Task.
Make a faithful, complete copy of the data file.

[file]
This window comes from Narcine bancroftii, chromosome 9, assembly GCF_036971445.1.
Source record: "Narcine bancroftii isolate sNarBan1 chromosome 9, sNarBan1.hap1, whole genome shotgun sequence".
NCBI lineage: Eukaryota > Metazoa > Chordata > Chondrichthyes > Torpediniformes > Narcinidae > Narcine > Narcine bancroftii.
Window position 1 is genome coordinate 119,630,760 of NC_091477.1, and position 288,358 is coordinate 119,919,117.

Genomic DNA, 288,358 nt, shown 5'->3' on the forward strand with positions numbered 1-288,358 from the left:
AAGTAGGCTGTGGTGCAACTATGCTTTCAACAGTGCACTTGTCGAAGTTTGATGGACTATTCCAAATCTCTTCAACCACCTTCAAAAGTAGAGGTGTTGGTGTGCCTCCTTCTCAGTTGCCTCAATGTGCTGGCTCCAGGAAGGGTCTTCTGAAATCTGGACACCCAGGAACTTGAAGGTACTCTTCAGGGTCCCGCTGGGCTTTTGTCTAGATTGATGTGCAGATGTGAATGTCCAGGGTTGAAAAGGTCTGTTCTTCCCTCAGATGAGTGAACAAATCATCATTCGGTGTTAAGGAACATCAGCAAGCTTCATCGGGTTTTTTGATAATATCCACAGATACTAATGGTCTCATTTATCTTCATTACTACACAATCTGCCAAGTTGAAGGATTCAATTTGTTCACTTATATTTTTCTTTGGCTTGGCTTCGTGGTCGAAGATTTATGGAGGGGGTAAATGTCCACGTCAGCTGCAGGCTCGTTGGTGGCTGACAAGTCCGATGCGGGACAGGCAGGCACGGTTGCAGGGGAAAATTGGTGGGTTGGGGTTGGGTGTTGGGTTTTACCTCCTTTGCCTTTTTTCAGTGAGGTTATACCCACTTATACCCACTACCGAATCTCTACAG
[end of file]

This window comes from Narcine bancroftii, chromosome 9, assembly GCF_036971445.1.
Source record: "Narcine bancroftii isolate sNarBan1 chromosome 9, sNarBan1.hap1, whole genome shotgun sequence".
NCBI lineage: Eukaryota > Metazoa > Chordata > Chondrichthyes > Torpediniformes > Narcinidae > Narcine > Narcine bancroftii.
Window position 1 is genome coordinate 119,630,760 of NC_091477.1, and position 288,358 is coordinate 119,919,117.

Genomic DNA, 288,358 nt, shown 5'->3' on the forward strand with positions numbered 1-288,358 from the left:
AAGTAGGCTGTGGTGCAACTATGCTTTCAACAGTGCACTTGTCGAAGTTTGATGGACTATTCCAAATCTCTTCAACCACCTTCAAAAGTAGAGGTGTTGGTGTGCCTCCTTCTCAGTTGCCTCAATGTGCTGGCTCCAGGAAGGGTCTTCTGAAATCTGGACACCCAGGAACTTGAAGGTACTCTTCAGGGTCCCGCTGGGCTTTTGTCTAGATTGATGTGCAGATGTGAATGTCCAGGGTTGAAAAGGTCTGTTCTTCCCTCAGATGAGTGAACAAATCATCATTCGGTGTTAAGGAACATCAGCAAGCTTCATCGGGTTTTTTGATAATATCCACAGATACTAATGGTCTCATTTATCTTCATTACTACACAATCTGCCAAGTTGAAGGATTCAATTTGTTCACTTATATTTTTCTTTGGCTTGGCTTCGTGGTCGAAGATTTATGGAGGGGGTAAATGTCCACGTCAGCTGCAGGCTCGTTGGTGGCTGACAAGTCCGATGCGGGACAGGCAGGCACGGTTGCAGGGGAAAATTGGTGGGTTGGGGTTGGGTGTTGGGTTTTACCTCCTTTGCCTTTTTTCAGTGAGGTTATACCCACTTATACCCACTACCGAATCTCTACAG